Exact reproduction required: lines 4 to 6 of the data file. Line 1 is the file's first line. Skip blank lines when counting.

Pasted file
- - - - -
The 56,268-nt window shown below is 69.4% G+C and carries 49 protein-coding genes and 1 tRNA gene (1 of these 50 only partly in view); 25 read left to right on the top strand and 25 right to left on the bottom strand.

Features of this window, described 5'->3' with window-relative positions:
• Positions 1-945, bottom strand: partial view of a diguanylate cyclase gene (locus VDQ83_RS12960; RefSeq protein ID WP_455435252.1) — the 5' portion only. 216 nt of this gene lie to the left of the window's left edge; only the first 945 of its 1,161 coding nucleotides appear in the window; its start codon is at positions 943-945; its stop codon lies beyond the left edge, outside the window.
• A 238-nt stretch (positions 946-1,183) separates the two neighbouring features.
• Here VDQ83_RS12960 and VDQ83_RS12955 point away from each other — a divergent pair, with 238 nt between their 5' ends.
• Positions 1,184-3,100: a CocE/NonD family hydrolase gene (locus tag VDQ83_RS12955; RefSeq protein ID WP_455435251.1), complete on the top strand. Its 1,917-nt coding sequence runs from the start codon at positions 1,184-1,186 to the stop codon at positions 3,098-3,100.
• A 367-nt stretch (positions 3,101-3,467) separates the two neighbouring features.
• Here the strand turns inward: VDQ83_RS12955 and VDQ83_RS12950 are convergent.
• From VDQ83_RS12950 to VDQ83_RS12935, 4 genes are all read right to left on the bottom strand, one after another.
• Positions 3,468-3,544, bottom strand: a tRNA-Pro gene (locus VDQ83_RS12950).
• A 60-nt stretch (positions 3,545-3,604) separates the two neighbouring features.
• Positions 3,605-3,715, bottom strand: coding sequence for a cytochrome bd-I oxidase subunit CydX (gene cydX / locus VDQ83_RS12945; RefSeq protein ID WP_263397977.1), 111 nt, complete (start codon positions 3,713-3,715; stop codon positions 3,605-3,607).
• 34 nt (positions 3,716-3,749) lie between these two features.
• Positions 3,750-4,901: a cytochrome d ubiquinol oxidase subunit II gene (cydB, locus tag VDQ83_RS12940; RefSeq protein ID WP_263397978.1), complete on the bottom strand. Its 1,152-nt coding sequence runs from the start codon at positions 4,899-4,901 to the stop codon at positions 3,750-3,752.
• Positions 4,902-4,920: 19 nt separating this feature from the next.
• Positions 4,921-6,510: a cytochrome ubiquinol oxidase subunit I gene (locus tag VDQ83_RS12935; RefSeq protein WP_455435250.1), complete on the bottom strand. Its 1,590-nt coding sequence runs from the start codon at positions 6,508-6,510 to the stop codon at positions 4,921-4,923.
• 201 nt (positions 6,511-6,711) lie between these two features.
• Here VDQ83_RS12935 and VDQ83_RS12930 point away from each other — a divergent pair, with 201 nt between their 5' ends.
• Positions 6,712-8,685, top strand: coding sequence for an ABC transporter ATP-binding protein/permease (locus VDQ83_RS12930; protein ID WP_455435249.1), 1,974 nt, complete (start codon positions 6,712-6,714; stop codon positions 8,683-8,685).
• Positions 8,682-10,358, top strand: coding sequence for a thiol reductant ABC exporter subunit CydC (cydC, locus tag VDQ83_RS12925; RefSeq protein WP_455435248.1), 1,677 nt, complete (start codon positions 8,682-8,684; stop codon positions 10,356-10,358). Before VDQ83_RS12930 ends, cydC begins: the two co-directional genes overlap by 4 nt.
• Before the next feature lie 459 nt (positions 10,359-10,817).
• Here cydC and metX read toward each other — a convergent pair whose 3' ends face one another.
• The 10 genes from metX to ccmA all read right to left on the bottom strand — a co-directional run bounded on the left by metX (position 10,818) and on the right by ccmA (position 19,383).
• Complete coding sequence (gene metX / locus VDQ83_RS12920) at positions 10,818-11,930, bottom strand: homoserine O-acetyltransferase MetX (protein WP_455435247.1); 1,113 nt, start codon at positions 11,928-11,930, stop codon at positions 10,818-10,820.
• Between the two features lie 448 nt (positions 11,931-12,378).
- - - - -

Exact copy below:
• A 238-nt stretch (positions 946-1,183) separates the two neighbouring features.
• Here VDQ83_RS12960 and VDQ83_RS12955 point away from each other — a divergent pair, with 238 nt between their 5' ends.
• Positions 1,184-3,100: a CocE/NonD family hydrolase gene (locus tag VDQ83_RS12955; RefSeq protein ID WP_455435251.1), complete on the top strand. Its 1,917-nt coding sequence runs from the start codon at positions 1,184-1,186 to the stop codon at positions 3,098-3,100.